taking Haloperidol.

Warnings and precautions

Talk to your doctor before taking Haloperidol if:

you have a heart problem or anyone in your close family has died suddenly from heart problems

you are pregnant or breast-feeding

you have kidney or liver problems

you have epilepsy or other problems that may cause fits such as brain damage or alcohol withdrawal

you have thyroid problems

you have a tumour of your adrenal gland that causes high blood pressure (phaeochromocytoma)

you are feeling depressed

you have been told by your doctor that you metabolise some drugs slower than other people

you have had a stroke or brain haemorrhage

you have been told you have low levels of potassium, calcium or magnesium in your blood

you or someone else in your family has a history of blood clots, as medicines like these have been associated with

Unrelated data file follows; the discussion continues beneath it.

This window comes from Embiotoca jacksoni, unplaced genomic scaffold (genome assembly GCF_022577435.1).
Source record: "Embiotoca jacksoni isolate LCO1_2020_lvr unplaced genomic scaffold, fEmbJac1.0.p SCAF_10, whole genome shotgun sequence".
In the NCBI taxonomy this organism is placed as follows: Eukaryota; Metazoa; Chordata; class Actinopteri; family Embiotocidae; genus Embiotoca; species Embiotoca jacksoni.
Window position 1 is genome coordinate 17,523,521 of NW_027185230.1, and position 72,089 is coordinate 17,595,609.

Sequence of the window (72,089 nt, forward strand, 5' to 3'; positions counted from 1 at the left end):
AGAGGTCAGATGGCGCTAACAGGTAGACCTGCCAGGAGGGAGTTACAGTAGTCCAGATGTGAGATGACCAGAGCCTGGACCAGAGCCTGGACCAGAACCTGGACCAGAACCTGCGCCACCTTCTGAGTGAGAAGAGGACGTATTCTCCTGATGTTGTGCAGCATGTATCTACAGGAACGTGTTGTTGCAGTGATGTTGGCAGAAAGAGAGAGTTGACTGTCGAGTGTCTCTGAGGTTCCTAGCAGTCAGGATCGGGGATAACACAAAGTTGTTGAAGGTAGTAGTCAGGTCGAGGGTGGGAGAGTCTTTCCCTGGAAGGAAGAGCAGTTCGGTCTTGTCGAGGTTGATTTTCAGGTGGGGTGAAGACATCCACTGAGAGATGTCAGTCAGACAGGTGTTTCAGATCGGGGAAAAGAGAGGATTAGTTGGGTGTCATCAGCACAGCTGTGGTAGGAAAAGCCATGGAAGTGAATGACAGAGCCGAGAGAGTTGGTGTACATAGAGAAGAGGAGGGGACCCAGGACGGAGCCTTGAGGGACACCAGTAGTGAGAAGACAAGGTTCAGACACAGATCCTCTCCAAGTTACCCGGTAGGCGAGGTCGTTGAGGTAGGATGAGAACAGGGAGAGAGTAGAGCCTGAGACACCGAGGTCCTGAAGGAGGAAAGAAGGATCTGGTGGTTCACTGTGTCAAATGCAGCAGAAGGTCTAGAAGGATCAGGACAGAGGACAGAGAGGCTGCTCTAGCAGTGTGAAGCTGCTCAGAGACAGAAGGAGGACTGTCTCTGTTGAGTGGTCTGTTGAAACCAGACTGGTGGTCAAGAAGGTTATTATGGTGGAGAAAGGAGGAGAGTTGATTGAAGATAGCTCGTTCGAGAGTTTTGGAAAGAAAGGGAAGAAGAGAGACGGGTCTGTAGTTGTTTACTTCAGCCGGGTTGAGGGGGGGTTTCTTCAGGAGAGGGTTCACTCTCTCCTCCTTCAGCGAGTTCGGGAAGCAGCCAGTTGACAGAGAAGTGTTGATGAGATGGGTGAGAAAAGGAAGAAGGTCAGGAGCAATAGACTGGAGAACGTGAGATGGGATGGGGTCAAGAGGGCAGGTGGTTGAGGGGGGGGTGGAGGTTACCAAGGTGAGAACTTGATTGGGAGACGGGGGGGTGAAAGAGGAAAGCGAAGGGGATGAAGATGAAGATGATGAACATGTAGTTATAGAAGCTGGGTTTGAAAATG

formation of blood clots

you are an elderly patient with dementia

you suffer from a disorder with related memory loss

you have not been eating properly for a long time.

Available safety data in the paediatric population indicate a risk of extrapyramidal symptoms, including tardive

dyskinesia (involuntary, repetitive body movements), and sedation. No long-term safety data are available.

Other important information to take into account before you take this medicine:

if you or members of your family have heart problems (including heart failure, heart attack or uneven heart beats) or

you have low potassium or magnesium in your blood, your doctor may do some tests on your heart (ECG)

your doctor may also want to give you regular blood tests to check the levels of minerals (electrolytes) in your